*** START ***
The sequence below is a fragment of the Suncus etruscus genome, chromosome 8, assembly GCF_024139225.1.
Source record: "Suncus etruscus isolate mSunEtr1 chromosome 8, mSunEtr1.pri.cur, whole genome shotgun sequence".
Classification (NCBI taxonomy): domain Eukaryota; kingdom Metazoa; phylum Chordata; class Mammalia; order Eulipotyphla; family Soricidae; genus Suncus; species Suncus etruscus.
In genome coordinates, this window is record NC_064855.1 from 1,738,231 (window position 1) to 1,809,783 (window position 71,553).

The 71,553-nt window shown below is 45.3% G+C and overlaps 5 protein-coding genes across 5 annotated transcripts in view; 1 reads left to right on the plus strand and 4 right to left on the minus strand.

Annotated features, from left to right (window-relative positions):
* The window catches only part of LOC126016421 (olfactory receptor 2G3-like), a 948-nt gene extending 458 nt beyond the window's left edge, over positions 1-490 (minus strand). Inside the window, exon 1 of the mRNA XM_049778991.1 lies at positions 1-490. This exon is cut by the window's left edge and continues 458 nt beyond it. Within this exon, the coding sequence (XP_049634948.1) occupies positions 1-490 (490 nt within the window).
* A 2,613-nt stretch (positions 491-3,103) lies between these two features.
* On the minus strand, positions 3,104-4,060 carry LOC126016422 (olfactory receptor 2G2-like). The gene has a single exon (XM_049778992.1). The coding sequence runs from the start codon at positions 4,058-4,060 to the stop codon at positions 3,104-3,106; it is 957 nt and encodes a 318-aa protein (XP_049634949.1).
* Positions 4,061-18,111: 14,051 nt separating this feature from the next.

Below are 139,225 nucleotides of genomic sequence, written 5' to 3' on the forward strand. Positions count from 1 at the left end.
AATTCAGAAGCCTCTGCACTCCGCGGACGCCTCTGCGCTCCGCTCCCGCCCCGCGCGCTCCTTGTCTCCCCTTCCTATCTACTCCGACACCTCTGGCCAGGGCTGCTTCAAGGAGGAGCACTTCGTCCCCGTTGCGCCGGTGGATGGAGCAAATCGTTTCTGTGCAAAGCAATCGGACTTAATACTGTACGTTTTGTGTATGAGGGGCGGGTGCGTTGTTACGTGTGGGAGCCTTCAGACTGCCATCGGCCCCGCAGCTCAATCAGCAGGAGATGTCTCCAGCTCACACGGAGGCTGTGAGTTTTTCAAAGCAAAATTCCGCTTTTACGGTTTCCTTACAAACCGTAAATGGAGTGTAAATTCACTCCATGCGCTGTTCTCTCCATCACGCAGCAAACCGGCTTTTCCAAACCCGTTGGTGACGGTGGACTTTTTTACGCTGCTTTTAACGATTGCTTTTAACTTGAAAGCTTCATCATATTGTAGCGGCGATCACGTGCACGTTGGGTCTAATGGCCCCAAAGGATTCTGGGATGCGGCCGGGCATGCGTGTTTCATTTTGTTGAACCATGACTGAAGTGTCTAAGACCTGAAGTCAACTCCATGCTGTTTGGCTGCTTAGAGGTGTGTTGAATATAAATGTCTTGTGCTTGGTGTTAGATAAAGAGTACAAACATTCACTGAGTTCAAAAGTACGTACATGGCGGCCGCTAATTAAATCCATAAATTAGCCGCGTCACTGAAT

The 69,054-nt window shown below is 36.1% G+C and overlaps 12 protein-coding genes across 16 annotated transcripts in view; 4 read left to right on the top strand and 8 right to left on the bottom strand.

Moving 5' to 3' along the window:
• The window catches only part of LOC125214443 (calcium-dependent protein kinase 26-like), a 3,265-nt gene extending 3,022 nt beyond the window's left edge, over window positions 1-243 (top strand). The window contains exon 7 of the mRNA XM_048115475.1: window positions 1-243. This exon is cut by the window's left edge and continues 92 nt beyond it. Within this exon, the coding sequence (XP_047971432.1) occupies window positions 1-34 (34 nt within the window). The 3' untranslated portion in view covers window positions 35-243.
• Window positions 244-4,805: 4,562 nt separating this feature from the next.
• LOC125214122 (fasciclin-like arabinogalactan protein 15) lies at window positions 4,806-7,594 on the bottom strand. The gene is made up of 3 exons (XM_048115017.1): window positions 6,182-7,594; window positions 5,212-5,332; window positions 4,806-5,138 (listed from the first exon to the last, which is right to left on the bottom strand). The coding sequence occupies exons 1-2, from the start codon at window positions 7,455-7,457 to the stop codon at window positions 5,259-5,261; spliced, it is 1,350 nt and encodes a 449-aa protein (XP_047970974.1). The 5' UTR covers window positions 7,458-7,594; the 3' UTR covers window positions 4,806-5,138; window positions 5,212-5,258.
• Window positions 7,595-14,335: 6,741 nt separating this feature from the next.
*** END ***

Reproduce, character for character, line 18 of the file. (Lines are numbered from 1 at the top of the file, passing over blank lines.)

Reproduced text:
• Window positions 7,595-14,335: 6,741 nt separating this feature from the next.